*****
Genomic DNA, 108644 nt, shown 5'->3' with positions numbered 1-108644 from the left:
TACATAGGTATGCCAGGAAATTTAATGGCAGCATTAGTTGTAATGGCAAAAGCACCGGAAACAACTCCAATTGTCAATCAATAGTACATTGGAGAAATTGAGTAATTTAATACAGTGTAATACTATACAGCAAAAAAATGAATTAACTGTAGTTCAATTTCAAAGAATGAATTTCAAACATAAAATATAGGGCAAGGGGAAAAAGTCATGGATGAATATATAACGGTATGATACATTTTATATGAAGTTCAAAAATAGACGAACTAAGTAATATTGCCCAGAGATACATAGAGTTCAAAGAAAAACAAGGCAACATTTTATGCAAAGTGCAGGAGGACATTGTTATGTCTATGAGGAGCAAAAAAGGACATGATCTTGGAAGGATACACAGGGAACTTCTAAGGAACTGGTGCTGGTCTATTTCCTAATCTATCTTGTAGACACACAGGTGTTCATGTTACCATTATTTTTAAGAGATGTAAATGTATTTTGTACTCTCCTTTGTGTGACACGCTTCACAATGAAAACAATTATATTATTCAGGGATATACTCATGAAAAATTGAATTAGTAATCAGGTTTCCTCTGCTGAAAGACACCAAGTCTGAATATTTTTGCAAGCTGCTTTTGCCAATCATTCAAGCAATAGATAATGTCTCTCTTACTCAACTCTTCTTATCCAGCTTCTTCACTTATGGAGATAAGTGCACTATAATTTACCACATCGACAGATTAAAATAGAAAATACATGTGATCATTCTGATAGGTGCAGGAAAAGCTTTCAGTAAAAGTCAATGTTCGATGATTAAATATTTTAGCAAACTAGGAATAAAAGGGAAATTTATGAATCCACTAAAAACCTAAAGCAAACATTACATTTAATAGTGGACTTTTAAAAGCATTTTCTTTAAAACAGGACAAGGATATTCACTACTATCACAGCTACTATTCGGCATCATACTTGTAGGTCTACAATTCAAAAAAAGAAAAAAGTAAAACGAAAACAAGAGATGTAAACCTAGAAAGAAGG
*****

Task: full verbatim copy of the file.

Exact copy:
Genomic DNA, 108644 nt, shown 5'->3' with positions numbered 1-108644 from the left:
TACATAGGTATGCCAGGAAATTTAATGGCAGCATTAGTTGTAATGGCAAAAGCACCGGAAACAACTCCAATTGTCAATCAATAGTACATTGGAGAAATTGAGTAATTTAATACAGTGTAATACTATACAGCAAAAAAATGAATTAACTGTAGTTCAATTTCAAAGAATGAATTTCAAACATAAAATATAGGGCAAGGGGAAAAAGTCATGGATGAATATATAACGGTATGATACATTTTATATGAAGTTCAAAAATAGACGAACTAAGTAATATTGCCCAGAGATACATAGAGTTCAAAGAAAAACAAGGCAACATTTTATGCAAAGTGCAGGAGGACATTGTTATGTCTATGAGGAGCAAAAAAGGACATGATCTTGGAAGGATACACAGGGAACTTCTAAGGAACTGGTGCTGGTCTATTTCCTAATCTATCTTGTAGACACACAGGTGTTCATGTTACCATTATTTTTAAGAGATGTAAATGTATTTTGTACTCTCCTTTGTGTGACACGCTTCACAATGAAAACAATTATATTATTCAGGGATATACTCATGAAAAATTGAATTAGTAATCAGGTTTCCTCTGCTGAAAGACACCAAGTCTGAATATTTTTGCAAGCTGCTTTTGCCAATCATTCAAGCAATAGATAATGTCTCTCTTACTCAACTCTTCTTATCCAGCTTCTTCACTTATGGAGATAAGTGCACTATAATTTACCACATCGACAGATTAAAATAGAAAATACATGTGATCATTCTGATAGGTGCAGGAAAAGCTTTCAGTAAAAGTCAATGTTCGATGATTAAATATTTTAGCAAACTAGGAATAAAAGGGAAATTTATGAATCCACTAAAAACCTAAAGCAAACATTACATTTAATAGTGGACTTTTAAAAGCATTTTCTTTAAAACAGGACAAGGATATTCACTACTATCACAGCTACTATTCGGCATCATACTTGTAGGTCTACAATTCAAAAAAAGAAAAAAGTAAAACGAAAACAAGAGATGTAAACCTAGAAAGAAGG